Barry Crimmins’ name came up during my August conversation with Bobcat Goldthwait (which has become the most-downloaded audio on this site this year) because Bobcat directed a documentary, “Call Me Lucky,” which revealed Barry’s activism as a survivor of a pedophile priest. It also chronicled Barry’s life as a standup comedian, which he’s done for more than four decades.
When I lived in Hartford in the early eighties, I went to Boston fairly regularly, and saw Crimmins on stage often, along with Kevin Meaney, Steven Wright, Lenny Clarke, Denis Leary, Jimmy Tingle, and others who worked the comedy clubs in that era. Later, I had the pleasure of having many of them on my radio shows, and they always killed. I also remember a 1988 album of political comedy called “Strange Bedfellows” with sets from Crimmins, Tingle, Will Durst, and Randy Credico. It’s long out of print, but they were all top-notch.
Now Barry has his first-ever TV special, thanks to Louis CK, who started doing comedy in Boston and looked up to Barry as one of the veterans who knew the scene because he ran a club in a Chinese restaurant called the Ding Ho, where he served as mentor to a generation of comedians. In an email Louis sent last night to promote Barry’s special, he wrote:
Barry Crimmins was like the godfather of the whole thing. He was an intense, dark man with a full beard and glaring eyes. He was like a bear. Like a genius animal raised in the wilderness, who was educated at Oxford. He smoked cigars and drank beer and growled about Ronald Reagan. I was TERRIFIED of Barry when I was a new young comic. The general sense that was palpable when Barry was at a club, was that all these great comics looked to him. That he set the bar for creativity. There was a standard in Boston. You had to be original. You had to have an idea. You had to be creative. You had to write. That came from Barry Crimmins.
Because without Barry, as great as the comedy was in Boston, it largely followed the character of the city itself. There was a lusty, drunk, bitter energy to every show. A lot of comics would go on stage and tell stories about getting drunk and talk about the local sports teams and about getting laid. All worthy subjects. And the drunk crowds would laugh heartily, often shout back at the stage. There was a dangerous energy to every show and you always had a feeling that if you didn’t get laughs, you might get the shit beat out of you after a show. Comedians even fought each other. It was a rowdy scene. But when Barry went on stage, people listened. Every comedian in the room would face the stage and watch him and listen. He was brilliant and compelling and he was “fuckin’ Smaht”. And he gave a bit of that to everyone else. He was also funny as hell. His jokes were sharp. He had a wicked fast ball, like Dennis Eckersly. He would explain the truth of a global situation and lay the groundwork through a quick education of the human condition and then ignite the atmosphere with a crackling joke. You’d laugh and say “Oh my god.” As a new idea would explode in your mind along with the laugh from your body.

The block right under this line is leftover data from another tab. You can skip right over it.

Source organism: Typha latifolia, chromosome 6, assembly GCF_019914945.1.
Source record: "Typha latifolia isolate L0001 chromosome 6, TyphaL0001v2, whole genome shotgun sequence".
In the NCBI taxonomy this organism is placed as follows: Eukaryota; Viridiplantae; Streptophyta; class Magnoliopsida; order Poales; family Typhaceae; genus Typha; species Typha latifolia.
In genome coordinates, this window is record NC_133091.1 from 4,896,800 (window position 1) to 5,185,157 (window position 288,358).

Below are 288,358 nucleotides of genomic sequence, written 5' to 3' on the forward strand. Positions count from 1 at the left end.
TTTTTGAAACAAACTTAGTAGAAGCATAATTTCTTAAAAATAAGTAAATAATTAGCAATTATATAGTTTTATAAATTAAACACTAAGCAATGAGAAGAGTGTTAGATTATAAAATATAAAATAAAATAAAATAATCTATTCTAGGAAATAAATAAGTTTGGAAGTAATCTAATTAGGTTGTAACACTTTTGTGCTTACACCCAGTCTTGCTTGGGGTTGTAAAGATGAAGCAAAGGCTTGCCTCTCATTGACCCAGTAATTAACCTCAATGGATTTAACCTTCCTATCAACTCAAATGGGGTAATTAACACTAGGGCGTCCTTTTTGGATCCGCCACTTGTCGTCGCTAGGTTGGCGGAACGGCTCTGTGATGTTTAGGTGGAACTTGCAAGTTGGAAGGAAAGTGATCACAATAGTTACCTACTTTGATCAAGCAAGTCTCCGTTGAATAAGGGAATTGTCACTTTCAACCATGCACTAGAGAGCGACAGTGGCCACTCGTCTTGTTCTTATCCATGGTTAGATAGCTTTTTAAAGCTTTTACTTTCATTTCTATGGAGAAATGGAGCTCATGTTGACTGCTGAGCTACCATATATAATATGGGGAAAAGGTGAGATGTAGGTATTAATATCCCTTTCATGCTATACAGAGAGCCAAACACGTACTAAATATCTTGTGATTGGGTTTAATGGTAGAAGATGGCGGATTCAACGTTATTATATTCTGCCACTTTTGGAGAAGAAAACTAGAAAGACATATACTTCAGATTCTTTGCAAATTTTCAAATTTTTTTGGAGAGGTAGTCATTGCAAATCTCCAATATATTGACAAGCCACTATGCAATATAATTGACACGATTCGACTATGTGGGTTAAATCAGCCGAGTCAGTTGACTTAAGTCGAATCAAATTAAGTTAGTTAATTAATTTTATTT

Later in life I became good friends with Steven Wright, who is also very close to Barry. Steven told me a lot about the Ding Ho, where he started. He told me how scared he was to be a comedian, at the same time as he wanted to be one. There was so much about it that ran against his personal nature (which is part of why he’s great to watch) and how all the comedians at the Ding Ho, including Barry, taught him and encouraged him. My experience starting out was the same and that idea of teaching, mentoring and passing down a creative tradition, was fostered by Barry.
Louis goes on about being part of that scene, and his friendship with Kevin Meaney, who died Friday. He also explains why he agreed to direct Barry’s special, “Whatever Threatens You,” which is available for download from the Louis CK website for $5.
I just paid for, downloaded, and watched Barry’s special, and I’m glad I did. He touches briefly on his own life, but dedicates most of it to this year’s presidential election (he’s no fan of either candidate) and the general political environment in America today. He’s still as sharp and angry and incisive and funny as ever. I strongly recommend it.